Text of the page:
October 28, 2014 Leave a comment
Some years ago, Matthew Lipman, a professor at Columbia University, created the Philosophy for Children program. The basic tenet was that children were born natural philosophers, and that many of their queries had philosophical import. On the basis of that tenet, he created a curriculum dedicated to utilizing and developing children’s philosophical skills. His first book, Harry Stottlemeier’s Discovery, proved enormously successful with 5th graders in a New York City school. His project was quite ambitious, because philosophy encompasses such areas as: ethics, metaphysics, aesthetics, logic, foundations of mathematical and scientific principles, politics, and the law.
In 1973, Professor Lipman established the Institute for the Advancement for the Philosophy of Children at Montclair State College in Upper Montclair, New Jersey. Using money from grants, he developed philosophical readings and exercises from K-12. He also provided a comprehensive teacher’s manual with plans for discussions and future projects.
Dale Cannon, a professor of philosophy at Western Oregon State College, describes the five basic elements in the Philosophy for Children program. “First, a thought-provoking story and subsequent comments. Typically, in Philosophy for Children, the students read the story aloud, even though they may have read it before. Second, student interest is what sets the agenda for discussion. Children are interested in talking in response to what they have read. Third, a community of inquiry is a fundamental concept for Matthew Lipman and the program itself. A group of children gradually develop a sense of cooperation in trying to clarify and comprehend what they are working on. They are pondering about whether the argument makes good sense, and are holding each other responsible as well. Fourth, a trained adult facilitator is crucial. The facilitator needs to be able to draw out the ideas of children without saying, ‘ I want you to pay attention to these ideas, these answers, and not those.’ A trained facilitator might say, ‘Those are interesting thoughts you are coming up with, and I wonder where they might lead.’ Fifth, a set of discussion plans and exercises offer guidance when the opportunity for philosophical dialogue presents itself. The teacher or adult may wonder,’Gee, I never dealt with that question before. How should I respond to that.’ The discussion plans and exercises represent people who have worked with the program before and offer helpful suggestions to teachers or adults.”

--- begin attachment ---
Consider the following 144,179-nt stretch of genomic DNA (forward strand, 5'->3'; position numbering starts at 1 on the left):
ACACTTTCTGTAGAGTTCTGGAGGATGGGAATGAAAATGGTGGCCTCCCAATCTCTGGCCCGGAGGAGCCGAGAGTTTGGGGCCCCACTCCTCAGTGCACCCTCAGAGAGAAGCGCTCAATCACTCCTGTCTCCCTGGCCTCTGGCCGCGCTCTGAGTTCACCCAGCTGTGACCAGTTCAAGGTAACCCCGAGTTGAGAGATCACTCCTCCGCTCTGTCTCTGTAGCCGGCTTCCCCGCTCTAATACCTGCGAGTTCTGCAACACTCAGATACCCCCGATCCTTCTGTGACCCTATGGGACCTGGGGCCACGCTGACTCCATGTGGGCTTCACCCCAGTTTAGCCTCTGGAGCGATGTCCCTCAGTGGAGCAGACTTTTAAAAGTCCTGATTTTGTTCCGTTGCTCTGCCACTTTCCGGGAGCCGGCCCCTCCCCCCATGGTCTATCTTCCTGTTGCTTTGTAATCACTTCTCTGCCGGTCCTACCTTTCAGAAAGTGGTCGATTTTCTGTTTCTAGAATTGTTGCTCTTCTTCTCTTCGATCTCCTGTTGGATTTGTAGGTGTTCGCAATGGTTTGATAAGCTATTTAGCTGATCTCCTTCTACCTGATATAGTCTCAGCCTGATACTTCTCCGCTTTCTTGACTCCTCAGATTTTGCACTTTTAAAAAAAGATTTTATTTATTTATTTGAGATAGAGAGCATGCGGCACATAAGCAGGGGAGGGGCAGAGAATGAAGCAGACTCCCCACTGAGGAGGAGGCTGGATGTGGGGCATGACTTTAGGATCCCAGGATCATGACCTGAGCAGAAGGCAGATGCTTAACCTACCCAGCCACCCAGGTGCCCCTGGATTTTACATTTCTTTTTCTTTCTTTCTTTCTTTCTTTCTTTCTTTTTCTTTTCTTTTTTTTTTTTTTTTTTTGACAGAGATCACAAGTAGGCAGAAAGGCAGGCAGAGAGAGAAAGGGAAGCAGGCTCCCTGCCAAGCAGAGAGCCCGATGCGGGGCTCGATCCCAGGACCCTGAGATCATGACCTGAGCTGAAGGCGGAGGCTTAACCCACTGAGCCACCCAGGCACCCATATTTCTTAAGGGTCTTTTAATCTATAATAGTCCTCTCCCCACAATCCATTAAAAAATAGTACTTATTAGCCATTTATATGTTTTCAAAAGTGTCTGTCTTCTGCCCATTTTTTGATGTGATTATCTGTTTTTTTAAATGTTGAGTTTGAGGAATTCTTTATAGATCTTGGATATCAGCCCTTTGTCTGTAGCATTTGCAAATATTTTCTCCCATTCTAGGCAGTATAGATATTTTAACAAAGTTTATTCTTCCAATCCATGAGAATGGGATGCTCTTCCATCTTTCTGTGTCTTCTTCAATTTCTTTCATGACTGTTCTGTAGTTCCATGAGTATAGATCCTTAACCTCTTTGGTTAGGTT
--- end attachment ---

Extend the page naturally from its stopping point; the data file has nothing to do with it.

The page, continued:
Over the years, the Philosophy for Children program has made its way into many schools as a means of encouraging thinking and promoting discussion. However, the program does not limit itself to reasoning only. It also seeks to encourage creativity and personal and interpersonal growth. Dale Cannon explains in further detail. “Creative writing is one method of developing creativity. And there are questions of a philosophical nature that relate to personal/interpersonal growth. Some examples: ‘What am I? How am I like other persons? How am I different from other persons? What is my relationship to my own body? What is my mind? What is my mind like? What is imagination? What is the relationship between imagination and thinking or mind or thought or dreams?’ All of these are philosophical questions that are returned to again and again throughout the Philosophy for Children program.” Matthew Lipman was a true pioneer in legitimizing a relationship between philosophical concepts and children.